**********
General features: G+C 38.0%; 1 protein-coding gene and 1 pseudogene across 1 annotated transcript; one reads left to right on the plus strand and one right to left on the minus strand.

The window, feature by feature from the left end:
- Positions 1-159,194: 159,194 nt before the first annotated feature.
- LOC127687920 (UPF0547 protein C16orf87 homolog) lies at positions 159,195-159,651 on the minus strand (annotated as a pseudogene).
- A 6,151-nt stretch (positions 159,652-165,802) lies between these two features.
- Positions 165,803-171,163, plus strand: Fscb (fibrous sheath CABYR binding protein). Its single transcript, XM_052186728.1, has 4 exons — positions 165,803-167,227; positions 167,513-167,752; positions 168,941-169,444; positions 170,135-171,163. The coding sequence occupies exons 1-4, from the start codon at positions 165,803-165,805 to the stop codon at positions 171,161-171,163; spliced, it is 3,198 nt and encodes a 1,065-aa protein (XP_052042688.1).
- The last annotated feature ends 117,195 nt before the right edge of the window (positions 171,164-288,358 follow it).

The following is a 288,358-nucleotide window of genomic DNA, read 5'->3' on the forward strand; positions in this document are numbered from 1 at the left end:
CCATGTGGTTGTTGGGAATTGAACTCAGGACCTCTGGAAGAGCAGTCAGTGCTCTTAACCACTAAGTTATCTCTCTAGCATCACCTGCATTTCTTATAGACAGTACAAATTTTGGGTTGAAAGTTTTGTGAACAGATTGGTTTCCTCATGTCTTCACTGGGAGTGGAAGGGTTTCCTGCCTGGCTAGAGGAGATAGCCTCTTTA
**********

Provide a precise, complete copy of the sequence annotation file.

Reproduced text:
General features: G+C 38.0%; 1 protein-coding gene and 1 pseudogene across 1 annotated transcript; one reads left to right on the plus strand and one right to left on the minus strand.

The window, feature by feature from the left end:
- Positions 1-159,194: 159,194 nt before the first annotated feature.
- LOC127687920 (UPF0547 protein C16orf87 homolog) lies at positions 159,195-159,651 on the minus strand (annotated as a pseudogene).
- A 6,151-nt stretch (positions 159,652-165,802) lies between these two features.
- Positions 165,803-171,163, plus strand: Fscb (fibrous sheath CABYR binding protein). Its single transcript, XM_052186728.1, has 4 exons — positions 165,803-167,227; positions 167,513-167,752; positions 168,941-169,444; positions 170,135-171,163. The coding sequence occupies exons 1-4, from the start codon at positions 165,803-165,805 to the stop codon at positions 171,161-171,163; spliced, it is 3,198 nt and encodes a 1,065-aa protein (XP_052042688.1).
- The last annotated feature ends 117,195 nt before the right edge of the window (positions 171,164-288,358 follow it).

The following is a 288,358-nucleotide window of genomic DNA, read 5'->3' on the forward strand; positions in this document are numbered from 1 at the left end:
CCATGTGGTTGTTGGGAATTGAACTCAGGACCTCTGGAAGAGCAGTCAGTGCTCTTAACCACTAAGTTATCTCTCTAGCATCACCTGCATTTCTTATAGACAGTACAAATTTTGGGTTGAAAGTTTTGTGAACAGATTGGTTTCCTCATGTCTTCACTGGGAGTGGAAGGGTTTCCTGCCTGGCTAGAGGAGATAGCCTCTTTA